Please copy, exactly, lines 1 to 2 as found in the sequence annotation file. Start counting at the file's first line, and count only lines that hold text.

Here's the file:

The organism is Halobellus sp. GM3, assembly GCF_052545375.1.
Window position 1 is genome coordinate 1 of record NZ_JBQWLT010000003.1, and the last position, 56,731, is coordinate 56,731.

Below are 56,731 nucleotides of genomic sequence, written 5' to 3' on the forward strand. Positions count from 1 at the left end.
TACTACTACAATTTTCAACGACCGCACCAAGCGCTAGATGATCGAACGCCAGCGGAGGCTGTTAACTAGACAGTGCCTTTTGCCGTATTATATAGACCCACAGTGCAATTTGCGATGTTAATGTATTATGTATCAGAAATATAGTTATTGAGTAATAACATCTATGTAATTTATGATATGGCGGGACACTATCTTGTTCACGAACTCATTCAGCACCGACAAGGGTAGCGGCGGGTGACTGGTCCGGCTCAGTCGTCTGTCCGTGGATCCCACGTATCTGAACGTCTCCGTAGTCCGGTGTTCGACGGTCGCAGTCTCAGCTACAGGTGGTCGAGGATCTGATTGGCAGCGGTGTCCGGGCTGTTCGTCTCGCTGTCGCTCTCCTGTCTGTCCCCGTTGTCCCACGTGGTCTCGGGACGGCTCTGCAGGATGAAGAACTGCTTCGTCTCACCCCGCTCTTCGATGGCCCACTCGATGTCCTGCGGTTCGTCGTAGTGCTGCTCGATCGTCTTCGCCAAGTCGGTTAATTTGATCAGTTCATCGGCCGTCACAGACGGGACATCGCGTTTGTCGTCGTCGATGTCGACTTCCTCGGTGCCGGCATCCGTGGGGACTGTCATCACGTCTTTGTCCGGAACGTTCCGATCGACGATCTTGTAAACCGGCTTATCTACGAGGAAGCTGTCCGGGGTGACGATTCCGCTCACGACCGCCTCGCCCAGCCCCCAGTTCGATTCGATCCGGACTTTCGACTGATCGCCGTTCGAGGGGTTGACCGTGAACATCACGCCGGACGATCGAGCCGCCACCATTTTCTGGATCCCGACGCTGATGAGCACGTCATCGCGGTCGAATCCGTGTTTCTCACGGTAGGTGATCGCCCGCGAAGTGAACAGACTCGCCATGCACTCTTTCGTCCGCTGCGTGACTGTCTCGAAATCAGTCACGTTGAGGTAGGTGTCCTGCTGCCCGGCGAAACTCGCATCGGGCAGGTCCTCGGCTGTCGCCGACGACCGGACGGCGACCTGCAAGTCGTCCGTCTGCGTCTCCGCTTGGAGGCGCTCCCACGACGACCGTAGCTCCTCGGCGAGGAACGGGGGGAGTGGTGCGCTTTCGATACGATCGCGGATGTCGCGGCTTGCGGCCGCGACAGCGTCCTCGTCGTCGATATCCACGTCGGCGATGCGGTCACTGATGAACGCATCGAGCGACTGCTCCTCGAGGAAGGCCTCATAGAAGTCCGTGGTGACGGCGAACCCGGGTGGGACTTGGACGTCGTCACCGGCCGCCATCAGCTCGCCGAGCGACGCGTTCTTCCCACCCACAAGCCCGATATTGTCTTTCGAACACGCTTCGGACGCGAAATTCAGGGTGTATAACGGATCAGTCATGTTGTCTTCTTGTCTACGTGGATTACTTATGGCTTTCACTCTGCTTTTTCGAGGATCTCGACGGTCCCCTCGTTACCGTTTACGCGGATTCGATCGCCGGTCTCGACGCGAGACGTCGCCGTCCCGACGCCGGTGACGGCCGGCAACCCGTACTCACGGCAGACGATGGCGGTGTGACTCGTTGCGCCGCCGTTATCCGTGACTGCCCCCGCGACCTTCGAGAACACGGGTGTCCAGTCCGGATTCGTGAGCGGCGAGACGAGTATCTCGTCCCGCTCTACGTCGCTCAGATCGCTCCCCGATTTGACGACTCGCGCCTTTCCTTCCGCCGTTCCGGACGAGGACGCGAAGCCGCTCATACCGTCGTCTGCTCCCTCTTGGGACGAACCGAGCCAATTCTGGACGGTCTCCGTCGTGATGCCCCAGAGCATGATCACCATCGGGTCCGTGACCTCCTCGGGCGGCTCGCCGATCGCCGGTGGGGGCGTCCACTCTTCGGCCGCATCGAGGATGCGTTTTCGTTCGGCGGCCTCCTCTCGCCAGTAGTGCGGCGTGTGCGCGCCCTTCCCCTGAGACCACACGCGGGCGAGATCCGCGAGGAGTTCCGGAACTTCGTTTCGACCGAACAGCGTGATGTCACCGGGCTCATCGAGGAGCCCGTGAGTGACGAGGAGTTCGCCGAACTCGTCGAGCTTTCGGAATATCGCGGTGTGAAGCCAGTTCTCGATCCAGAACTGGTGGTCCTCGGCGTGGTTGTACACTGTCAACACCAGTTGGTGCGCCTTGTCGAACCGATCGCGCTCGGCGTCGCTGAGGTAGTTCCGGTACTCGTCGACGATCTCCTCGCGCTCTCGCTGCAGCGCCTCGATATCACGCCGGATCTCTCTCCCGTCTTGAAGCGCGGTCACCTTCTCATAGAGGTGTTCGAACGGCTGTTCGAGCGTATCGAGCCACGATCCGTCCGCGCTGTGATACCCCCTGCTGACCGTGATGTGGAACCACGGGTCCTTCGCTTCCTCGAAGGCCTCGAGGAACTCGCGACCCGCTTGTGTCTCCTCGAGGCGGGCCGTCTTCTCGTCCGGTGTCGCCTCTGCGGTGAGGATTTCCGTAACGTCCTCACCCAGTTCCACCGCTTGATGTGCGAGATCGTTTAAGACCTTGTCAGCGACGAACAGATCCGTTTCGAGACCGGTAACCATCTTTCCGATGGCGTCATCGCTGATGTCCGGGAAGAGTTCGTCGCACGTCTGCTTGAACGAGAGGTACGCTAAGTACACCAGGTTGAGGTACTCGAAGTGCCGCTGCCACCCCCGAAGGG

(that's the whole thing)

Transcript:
The organism is Halobellus sp. GM3, assembly GCF_052545375.1.
Window position 1 is genome coordinate 1 of record NZ_JBQWLT010000003.1, and the last position, 56,731, is coordinate 56,731.